Silicon Valley Bank failure hammers risk assets, drives safe-haven flows

Inflation data and central bank policy took a back seat late last week to the news coming out of California that the record fast increase in US rates had claimed its first major victim: a mid-size bank that had severely mismanaged its interest rate management.

Stocks fell into Friday close, and the traditional risk havens in currency markets, the Swiss franc and the
Japanese yen, topped the charts. Notably, the euro was flat and sterling managed even a small rise, in a sign that markets see the problems circumscribed to the US. The collapse of SVP, combined with Friday’s mixed US payrolls report, has also led to a violent downward repricing in US rate expectations in the past few days, which has further weighed on the dollar. A 50bp hike from the Fed in March, which appeared to be telegraphed by FOMC chair Powell on Tuesday, now appears firmly off the table.

Since Friday close, we have seen forceful intervention to stem any potential bank runs by US bank authorities, while HSBC has stepped in to buy the UK arm of Silicon Valley Bank. We think that the intervention will be sufficient to restore calm to US regional bank depositors, and currency markets will go back to focusing on inflation data and central bank policy. This week is a critical one on that front, as the February CPI inflation report is released on Tuesday. This will be followed by the ECB March meeting on Thursday, where a 50bp hike is widely expected and unlikely to be derailed by US bank troubles.

The rather shocking repricing in US interest rates in the past couple of trading sessions appears to be filtering through to Canadian rates as well. Somewhat remarkably, investors are now preparing for the possibility of Bank of Canada rate cuts in the not too distant future, with swap markets for the first time pricing in a 25bp rate cut as soon as the bank’s June meeting. The BoC had kept rates unchanged last week, while delivering effectively identical communications from the previous meeting. Canada is, however, highly sensitive to US specific risks, so any repricing in fed rate expectations will be disproportionately reflected in BoC pricing, as has been the case in the past couple of trading sessions.

While it was overshadowed by the news from Silicon Valley Bank, the US payrolls report for February contained some tentative, but meaningful, signs of labour market loosening, news that the Fed should welcome. Banking fears should probably be assuaged by the decisive measures taken over the weekend, including a full deposit guarantee, but this probably makes the Fed more reluctant to hike rates, which is providing clear headwinds for the dollar.

This Tuesday’s US inflation report remains an important one for Fed policy. We expect to see further signs that the core inflation rate is stabilising around an unacceptable 5% annualised rate, which means the above mentioned reluctance to hike may not be long lived. That said, we will now need to see a sizable surprise to the upside for investors to again consider the possibility of a 50bp hike from the Fed later this month.


Newsflow out of the UK continues to confirm a resilient economy, and a recession there is becoming
increasingly less likely. The January GDP data supported our optimistic appraisal of the outlook, as this showed a larger expansion (+0.3%) than markets had anticipated (+0.1%). This, combined with sticky inflation, leads us to believe that the Bank of England will be forced into yet another volte face away from its recent dovishness, in line with the increased concern we are seeing out of the ECB.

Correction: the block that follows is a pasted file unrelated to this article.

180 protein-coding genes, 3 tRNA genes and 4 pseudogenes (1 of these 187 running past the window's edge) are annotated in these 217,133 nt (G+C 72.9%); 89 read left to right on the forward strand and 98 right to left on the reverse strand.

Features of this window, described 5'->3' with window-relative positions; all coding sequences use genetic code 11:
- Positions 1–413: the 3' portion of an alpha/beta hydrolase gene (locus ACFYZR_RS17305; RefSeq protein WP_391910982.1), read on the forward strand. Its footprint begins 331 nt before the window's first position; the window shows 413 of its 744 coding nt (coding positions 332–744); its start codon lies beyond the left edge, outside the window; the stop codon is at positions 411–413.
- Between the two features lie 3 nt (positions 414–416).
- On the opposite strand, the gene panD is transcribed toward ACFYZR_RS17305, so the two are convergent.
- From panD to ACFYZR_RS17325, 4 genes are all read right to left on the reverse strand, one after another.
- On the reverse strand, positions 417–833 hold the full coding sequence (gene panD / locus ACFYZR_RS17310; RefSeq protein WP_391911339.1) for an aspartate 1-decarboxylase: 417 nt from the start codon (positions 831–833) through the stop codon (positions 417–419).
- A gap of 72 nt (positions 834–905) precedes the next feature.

This week’s UK labour report is likely to be likewise strong, in terms of both job creation and wage increases. We remain positive on the pound over the medium-term, and think the two further rate increases priced in by the markets are insufficient.

The European economy continues to outperform expectations, as do inflationary pressures, and this means a 50bp is all but certain at this week’s European Central Bank meeting. We expect a sharp upward revision to the 2023 core inflation expectations in the staff forecasts, a thoroughly hawkish press conference, and clear indications that another jumbo hike is in the cards at the next meeting.

In line with the dialling back in US rate expectations, we have seen a similar, albeit more modest, retracement in the expected terminal ECB rate. As mentioned, we think that the impact of the SVP collapse will be contained to the US, and this ensures that we still think expectations for the terminal euro rate are too low. As and when these are correct, we expect the euro to resume its upward trend.

The yen has been one of the better performing currencies in the world in the past few days, as concerns
surrounding the collapse of SVP, and the drop in equity markets globally, has triggered a bout of safe-haven flows. Last week’s Bank of Japan announcement was actually perceived as dovish by markets, although the modest sell-off in the yen following the meeting has since been reversed, and then some. The BoJ kept rates unchanged during governor Kuroda’s final meeting, while resisting any temptation to alt er its yield-curve control policy. Attention now turns firmly to the stance adopted by the incoming committee members. We still think that a hawkish pivot away from the zero-interest rate policy is on the way sooner rather than later, possibly in the summer. This should be bullish for the yen, which we think appears poised for a recovery rally.

Leave a Reply

Your email address will not be published. Required fields are marked *

Recent Posts

Safe havens suffer as optimism returns to market

Silicon Valley Bank failure hammers risk assets, drives safe-haven flows

G10 currencies in holding pattern as interest rates march higher

Dollar mixed ahead of all-important US inflation report

Fed to hint at an end to its rate hike cycle?